Objective: MicroRNAs (miRNAs) regulate gene expression in a post-transcriptional sequence-specific manner. Expression profile analysis of miRNAs in liver is necessary to understand the possible roles of miRNAs in hepatitis B virus (HBV) infection. Methods: We obtained HBV-positive liver samples from mice, using HBV transgenic mouse model. MicroRNA expression was analyzed with Agilent microRNA Array and validated using quantitative real-time PCR analysis. Results: RNA samples from liver of HBV transgenic mouse liver exhibited notably different miR profiles from negative controls for both maternities and fetuses. Significant differences in expression profile of miRNAs were also found in fetal and maternal group of HBV transgenic mouse model. Expression of miR-1892 and miR-1187 decreased by approximately 2-fold (p < 0.01), whereas expression of miR-92a increased by more than 6-fold (p < 0.001) in the fetal group, as validated by qPCR. Conclusion: Deregulation of miRNAs expression in fetal livers could be implicated in HBV intrauterine infection. Further study is warranted to identify the target genes of these miRNAs and their function. Besides, these data might offer new ideas for blocking HBV intrauterine infection.
Chronic hepatitis B infection and pregnancy
Obstet Gynecol Surv. 2012 Jan;67(1):37-44.
Giles ML, Visvanathan K, Lewin SR, Sasadeusz J. Source Department of Infectious Diseases, Monash Medical Centre, and Infectious Disease Unit, The Alfred Hospital, Melbourne, Australia. firstname.lastname@example.org
It is estimated that 350 to 400 million individuals worldwide are chronically infected with hepatitis B virus (HBV). In regions of high endemicity, many of these are females of reproductive age who are an important source for perinatal transmission. There are a number of issues specific to the women of childbearing age who have chronic HBV infection, including the safety of antiviral therapy during pregnancy and breast-feeding, the changes in the immune system during pregnancy and postpartum that may impact on the natural history of HBV, and the emerging role of antivirals to reduce perinatal transmission of HBV. For women in their reproductive years who require treatment, many of the available antivirals have not been studied in pregnant or breast-feeding women and their use requires the development of a carefully considered strategy, considering the impact of both the disease and treatment on the mother and fetus/infant. The purpose of this article is to (1) review data regarding the mechanisms and timing of perinatal HBV infection; (2) review data on interventions, particularly antiviral therapy, to reduce perinatal transmission beyond the protection afforded by hepatitis B immunoglobulin and vaccination; (3) summarize the immunological changes associated with pregnancy and the potential effect these may have on the natural history of HBV infection; and (4) summarize the information currently available for antiviral therapy available for HBV treatment, focusing specifically on safety data pertaining to reproduction, pregnancy, and breast-feeding.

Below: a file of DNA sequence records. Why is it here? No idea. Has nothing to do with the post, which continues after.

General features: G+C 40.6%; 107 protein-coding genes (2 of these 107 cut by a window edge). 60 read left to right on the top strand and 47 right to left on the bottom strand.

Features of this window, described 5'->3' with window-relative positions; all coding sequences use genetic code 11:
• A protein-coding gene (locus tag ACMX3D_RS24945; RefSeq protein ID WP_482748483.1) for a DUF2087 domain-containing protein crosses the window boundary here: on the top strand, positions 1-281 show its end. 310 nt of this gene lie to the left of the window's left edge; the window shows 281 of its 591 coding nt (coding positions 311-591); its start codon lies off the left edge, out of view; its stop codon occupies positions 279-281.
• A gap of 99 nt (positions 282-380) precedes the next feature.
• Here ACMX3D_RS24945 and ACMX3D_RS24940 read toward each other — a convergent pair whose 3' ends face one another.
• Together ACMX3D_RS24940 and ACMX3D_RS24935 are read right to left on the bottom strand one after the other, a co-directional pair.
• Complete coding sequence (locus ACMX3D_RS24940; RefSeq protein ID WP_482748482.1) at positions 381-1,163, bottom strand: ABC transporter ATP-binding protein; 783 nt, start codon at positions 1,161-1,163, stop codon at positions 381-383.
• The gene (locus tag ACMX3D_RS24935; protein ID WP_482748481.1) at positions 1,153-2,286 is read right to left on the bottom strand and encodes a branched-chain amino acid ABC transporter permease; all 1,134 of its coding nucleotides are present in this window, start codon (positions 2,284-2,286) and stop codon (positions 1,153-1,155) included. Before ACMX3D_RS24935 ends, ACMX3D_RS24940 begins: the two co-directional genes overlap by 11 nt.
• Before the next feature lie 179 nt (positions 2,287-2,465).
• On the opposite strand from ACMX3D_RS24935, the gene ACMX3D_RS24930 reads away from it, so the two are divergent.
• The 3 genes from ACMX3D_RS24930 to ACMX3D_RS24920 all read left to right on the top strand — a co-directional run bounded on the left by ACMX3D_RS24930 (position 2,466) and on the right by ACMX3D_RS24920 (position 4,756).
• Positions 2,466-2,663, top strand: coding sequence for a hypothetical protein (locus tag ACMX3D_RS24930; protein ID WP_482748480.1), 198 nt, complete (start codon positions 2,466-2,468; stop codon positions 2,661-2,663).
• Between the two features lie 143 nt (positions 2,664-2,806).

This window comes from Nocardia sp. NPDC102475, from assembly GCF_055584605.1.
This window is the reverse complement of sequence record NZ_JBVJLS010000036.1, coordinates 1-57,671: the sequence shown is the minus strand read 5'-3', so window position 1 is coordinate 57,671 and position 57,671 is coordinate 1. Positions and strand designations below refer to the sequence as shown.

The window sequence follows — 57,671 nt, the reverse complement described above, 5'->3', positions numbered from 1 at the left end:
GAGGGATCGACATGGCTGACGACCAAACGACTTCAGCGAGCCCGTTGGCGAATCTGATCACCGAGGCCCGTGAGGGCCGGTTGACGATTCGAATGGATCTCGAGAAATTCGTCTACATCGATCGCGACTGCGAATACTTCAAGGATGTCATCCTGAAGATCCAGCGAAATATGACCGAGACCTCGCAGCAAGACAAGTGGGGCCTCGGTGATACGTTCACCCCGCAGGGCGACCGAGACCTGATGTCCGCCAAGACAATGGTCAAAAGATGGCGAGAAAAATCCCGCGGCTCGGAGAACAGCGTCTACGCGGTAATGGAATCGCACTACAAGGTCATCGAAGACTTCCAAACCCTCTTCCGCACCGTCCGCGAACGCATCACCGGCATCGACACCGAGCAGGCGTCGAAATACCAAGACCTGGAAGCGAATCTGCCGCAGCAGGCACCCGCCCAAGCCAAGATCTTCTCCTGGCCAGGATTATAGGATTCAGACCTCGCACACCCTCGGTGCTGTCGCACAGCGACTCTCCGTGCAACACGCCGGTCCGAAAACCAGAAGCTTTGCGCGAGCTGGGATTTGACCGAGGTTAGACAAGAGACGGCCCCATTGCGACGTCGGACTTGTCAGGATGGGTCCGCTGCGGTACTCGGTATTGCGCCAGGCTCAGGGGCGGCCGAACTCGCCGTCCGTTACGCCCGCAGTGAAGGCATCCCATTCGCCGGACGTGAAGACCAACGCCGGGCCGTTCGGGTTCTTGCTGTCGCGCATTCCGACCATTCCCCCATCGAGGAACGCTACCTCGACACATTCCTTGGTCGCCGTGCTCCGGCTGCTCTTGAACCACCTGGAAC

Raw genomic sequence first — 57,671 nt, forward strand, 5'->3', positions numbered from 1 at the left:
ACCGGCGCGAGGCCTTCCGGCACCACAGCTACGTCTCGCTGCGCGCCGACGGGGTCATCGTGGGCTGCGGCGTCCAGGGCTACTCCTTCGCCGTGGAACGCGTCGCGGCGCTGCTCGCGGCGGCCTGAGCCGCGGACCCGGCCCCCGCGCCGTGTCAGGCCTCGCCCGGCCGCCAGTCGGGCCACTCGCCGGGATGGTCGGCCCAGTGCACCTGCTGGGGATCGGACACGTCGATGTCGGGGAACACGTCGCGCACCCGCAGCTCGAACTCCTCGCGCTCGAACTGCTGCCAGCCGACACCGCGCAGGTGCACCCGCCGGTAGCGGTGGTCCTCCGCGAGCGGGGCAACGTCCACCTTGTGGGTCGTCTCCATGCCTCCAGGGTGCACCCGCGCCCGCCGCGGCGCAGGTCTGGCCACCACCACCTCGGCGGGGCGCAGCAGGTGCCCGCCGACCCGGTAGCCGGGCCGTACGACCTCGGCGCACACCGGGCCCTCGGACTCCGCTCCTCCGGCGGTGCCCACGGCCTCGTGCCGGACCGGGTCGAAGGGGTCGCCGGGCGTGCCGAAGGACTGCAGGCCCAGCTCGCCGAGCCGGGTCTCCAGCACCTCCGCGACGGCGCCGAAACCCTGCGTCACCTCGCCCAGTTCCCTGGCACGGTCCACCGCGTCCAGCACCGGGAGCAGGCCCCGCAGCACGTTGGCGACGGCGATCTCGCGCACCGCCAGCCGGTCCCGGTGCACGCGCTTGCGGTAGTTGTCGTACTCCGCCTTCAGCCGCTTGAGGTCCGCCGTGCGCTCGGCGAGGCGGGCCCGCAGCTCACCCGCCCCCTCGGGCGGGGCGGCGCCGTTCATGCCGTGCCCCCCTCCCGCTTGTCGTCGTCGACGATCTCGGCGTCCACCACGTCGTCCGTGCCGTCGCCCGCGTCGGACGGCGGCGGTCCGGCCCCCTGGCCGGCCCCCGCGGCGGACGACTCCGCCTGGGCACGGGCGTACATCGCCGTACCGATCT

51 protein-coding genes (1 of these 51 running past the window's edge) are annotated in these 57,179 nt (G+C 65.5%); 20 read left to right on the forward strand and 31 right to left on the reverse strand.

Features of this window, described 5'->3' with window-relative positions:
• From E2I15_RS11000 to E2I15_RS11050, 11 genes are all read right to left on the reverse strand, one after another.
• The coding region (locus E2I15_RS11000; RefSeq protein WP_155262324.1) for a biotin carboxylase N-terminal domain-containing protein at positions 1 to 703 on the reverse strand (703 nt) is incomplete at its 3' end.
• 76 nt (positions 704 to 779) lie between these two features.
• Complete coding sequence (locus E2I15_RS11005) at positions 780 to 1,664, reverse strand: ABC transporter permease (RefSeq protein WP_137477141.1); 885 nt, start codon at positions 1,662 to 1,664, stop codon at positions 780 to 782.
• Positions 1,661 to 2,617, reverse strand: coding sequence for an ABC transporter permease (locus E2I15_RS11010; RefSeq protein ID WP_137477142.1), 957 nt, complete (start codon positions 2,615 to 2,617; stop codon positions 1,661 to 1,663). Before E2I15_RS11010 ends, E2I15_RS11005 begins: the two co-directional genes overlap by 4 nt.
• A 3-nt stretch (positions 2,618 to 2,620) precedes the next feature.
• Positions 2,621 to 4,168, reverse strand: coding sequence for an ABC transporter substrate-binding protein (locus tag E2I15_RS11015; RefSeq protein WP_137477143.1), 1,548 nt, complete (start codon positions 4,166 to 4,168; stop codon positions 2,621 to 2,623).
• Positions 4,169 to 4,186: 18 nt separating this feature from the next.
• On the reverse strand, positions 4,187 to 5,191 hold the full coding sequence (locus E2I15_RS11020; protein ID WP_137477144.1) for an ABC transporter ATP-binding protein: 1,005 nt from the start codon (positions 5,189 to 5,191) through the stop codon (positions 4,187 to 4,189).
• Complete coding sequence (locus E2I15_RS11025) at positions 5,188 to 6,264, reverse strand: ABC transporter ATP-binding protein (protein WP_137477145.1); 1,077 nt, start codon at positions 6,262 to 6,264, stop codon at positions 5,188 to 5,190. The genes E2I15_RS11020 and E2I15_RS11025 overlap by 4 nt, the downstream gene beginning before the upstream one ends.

TARGET AUDIENCE: Obstetricians & Gynecologists and Family Physicians.
LEARNING OBJECTIVES: After completing this CME activity physicians should be better able to classify the interventions to reduce mother-to-child transmission of hepatitis B including antivirals, caesarean section, hepatitis B immunoglobulin and hepatitis B vaccine, assess the immunological changes associated with pregnancy and the potential effect this may have on the natural history of HBV infection and apply the information currently available for antiviral therapy licensed for HBV treatment, focusing specifically on safety data in pregnancy and during breastfeeding.